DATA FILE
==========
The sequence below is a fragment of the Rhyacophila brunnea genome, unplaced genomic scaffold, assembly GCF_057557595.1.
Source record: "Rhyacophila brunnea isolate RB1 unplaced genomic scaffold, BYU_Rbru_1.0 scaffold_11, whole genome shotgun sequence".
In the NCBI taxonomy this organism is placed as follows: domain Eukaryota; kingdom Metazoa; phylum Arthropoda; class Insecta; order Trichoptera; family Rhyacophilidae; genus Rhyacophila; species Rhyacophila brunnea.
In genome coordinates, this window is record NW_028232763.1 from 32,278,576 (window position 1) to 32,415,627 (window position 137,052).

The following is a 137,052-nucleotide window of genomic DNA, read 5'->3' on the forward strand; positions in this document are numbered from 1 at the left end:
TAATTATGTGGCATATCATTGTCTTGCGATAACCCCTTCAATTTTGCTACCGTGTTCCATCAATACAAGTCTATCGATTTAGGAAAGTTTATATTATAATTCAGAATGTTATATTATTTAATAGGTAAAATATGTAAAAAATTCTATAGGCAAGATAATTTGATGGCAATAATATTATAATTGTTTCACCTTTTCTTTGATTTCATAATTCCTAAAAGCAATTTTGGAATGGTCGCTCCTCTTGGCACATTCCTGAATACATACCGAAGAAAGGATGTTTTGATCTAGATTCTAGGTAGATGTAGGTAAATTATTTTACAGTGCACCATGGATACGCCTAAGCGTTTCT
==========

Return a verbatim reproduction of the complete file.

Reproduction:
The sequence below is a fragment of the Rhyacophila brunnea genome, unplaced genomic scaffold, assembly GCF_057557595.1.
Source record: "Rhyacophila brunnea isolate RB1 unplaced genomic scaffold, BYU_Rbru_1.0 scaffold_11, whole genome shotgun sequence".
In the NCBI taxonomy this organism is placed as follows: domain Eukaryota; kingdom Metazoa; phylum Arthropoda; class Insecta; order Trichoptera; family Rhyacophilidae; genus Rhyacophila; species Rhyacophila brunnea.
In genome coordinates, this window is record NW_028232763.1 from 32,278,576 (window position 1) to 32,415,627 (window position 137,052).

The following is a 137,052-nucleotide window of genomic DNA, read 5'->3' on the forward strand; positions in this document are numbered from 1 at the left end:
TAATTATGTGGCATATCATTGTCTTGCGATAACCCCTTCAATTTTGCTACCGTGTTCCATCAATACAAGTCTATCGATTTAGGAAAGTTTATATTATAATTCAGAATGTTATATTATTTAATAGGTAAAATATGTAAAAAATTCTATAGGCAAGATAATTTGATGGCAATAATATTATAATTGTTTCACCTTTTCTTTGATTTCATAATTCCTAAAAGCAATTTTGGAATGGTCGCTCCTCTTGGCACATTCCTGAATACATACCGAAGAAAGGATGTTTTGATCTAGATTCTAGGTAGATGTAGGTAAATTATTTTACAGTGCACCATGGATACGCCTAAGCGTTTCT